I agree. I was addressing RC’s claim that building the center was subsidizing criminality and saying that the immigration status of the workers was irrelevant. From the introductory portion of the sentence of yours I quoted, you seem to agree. As for the rest of your response to me, if you’re right that Denver has private businesses that perform the same function as Herndon’s employment center (I’ll keep my eyes open next time I’m on East Colfax, which might be later today, though I don’t know if I’ll know what to look for), then I wonder why these types of businesses didn’t likewise sprout up in Herndon? Maybe they would have had the town just waited? Maybe Herndon has regulations that prevents them? Maybe Denver cops crack down harder on vagrancy? Anyway, if you’re right, that’s a good point, and it makes me wonder!

  31. Russ,

    It’s kinda slow and difficult to drive into a parking lot of day labors and find out which ones are up to the task you have in mind. A managed day labor center would make this much more appealling to customer (employers) who might not speak the language of the laborers. I want a painter, I want a mover, I want a gardener? A managed labor center could provide a value-added service I’d be willing to pay for.

  32. JK,

    Well, it always comes down to supply and demand. The more demand for laborers, the more likely a for-profit labor center would supply them. But if the demand isn’t enough to cover the everyday costs, it won’t happen.

  33. What’s so slow and difficult about driving into a parking lot and saying “I need 3 guys to shovel 30 tons of cow shit onto dumptucks! Fifty bucks for the day! We’ll drive you there and back.”

    Moe, Larry, and Curly can shovel cow shit just fine, but you probably don’t want them painting or moving furniture.

  34. What’s so slow and difficult about driving into a parking lot and saying “I need 3 guys to shovel 30 tons of cow shit onto dumptucks! Fifty bucks for the day! We’ll drive you there and back.”

    First, you’d probably have to say that in Spanish. Second, you’re gonna have to get some basic math skills. 30 tons ?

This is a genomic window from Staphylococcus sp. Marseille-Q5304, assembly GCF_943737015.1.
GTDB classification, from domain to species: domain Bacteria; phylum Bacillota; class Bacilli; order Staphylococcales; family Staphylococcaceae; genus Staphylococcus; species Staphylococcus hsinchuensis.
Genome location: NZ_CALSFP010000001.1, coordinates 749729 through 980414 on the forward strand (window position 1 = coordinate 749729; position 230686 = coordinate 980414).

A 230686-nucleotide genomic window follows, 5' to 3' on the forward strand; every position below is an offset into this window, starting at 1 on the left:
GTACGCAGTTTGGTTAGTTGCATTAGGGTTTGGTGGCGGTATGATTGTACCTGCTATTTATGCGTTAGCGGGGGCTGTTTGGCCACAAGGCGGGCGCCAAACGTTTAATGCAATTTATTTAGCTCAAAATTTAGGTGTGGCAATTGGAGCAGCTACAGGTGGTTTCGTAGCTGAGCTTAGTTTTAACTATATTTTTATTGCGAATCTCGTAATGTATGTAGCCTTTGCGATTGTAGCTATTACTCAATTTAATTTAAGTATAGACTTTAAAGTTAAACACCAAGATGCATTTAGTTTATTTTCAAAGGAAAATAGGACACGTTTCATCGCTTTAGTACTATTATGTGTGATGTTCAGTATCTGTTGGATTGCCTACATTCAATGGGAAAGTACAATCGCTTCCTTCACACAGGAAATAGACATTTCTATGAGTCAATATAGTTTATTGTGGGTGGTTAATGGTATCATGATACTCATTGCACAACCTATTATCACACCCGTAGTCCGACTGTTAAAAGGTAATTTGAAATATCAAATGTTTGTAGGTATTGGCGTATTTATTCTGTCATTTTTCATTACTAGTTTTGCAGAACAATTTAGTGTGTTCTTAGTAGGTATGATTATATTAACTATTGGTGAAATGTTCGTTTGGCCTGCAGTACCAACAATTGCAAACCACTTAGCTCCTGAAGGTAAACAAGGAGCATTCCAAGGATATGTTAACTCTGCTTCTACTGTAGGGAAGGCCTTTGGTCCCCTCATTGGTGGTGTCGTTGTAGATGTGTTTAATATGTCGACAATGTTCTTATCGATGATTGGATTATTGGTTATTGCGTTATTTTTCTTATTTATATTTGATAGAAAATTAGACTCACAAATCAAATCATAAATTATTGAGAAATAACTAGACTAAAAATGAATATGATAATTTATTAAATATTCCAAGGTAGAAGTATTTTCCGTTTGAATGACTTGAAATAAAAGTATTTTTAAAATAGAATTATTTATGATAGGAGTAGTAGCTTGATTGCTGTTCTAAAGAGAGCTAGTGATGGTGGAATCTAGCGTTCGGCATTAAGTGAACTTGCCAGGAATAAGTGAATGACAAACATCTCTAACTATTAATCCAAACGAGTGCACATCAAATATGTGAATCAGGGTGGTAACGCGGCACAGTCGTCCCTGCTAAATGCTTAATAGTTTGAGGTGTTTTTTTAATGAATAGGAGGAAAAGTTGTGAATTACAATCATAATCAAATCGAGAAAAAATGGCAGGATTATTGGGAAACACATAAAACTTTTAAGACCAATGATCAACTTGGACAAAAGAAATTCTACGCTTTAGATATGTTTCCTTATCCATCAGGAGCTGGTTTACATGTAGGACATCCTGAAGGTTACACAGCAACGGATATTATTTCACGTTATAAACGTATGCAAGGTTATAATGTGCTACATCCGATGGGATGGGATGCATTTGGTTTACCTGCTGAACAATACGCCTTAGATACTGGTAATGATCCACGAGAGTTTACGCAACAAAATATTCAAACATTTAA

35. Yayy! What great news. A lot of my students are from Northern Virginia, and they were across the board furious that Herndon would build, with taxpayer money, a center for lawbreakers to congregate to gut wages for natives. Only those wedded to libteratarian dogma would think otherwise (quick, name a nation that lets poor folks from a poor nation flood their nation and still did ok….well, in the world of ‘economic axiomatic deductions from self-maximizing self interested actors’ they do, but thats not the real world (thank goodness)

  36. “Home Depot was sponsoring these in some of their parking lots for a while (though I bet not any more). That seems like a nicely-balanced free-market solution with minimal traffic and policing impact.”

    It might be a nice free-market solution, except that, “Kathryn Gallagher, regional spokeswoman for Home Depot, said that in some California cities, including Burbank, it has been required to build shelters for [day] workers near the stores.” http://archives.seattletimes.nwsource.com/cgi-bin/texis.cgi/web/vortex/display?slug=homedepot01m&date=20060401&query=home+depot

  37. Hey Ken, didn’t America do that…err, hasn’t America been doing that pretty much since it’s inception? (Allowing poor people flooding our nation.) Seems to me that being the world’s #1 economy could be considered doing “ok”.

  38. Proposition 187 passed, too. With a bit of luck, every Republican in Virginia will now go into an anti-immigrant rage, just in time for the Congressional elections.

  39. Right joe. This is the mechanism by which the GOP plans to demolish itself on a national level, just 10 years after they suicided in California. I had hoped for a constitutional ammendment to make Arnold president for life, since that would be pure slapstick fun. But alienating people who poll Dem and vote GOP will probably be more effective.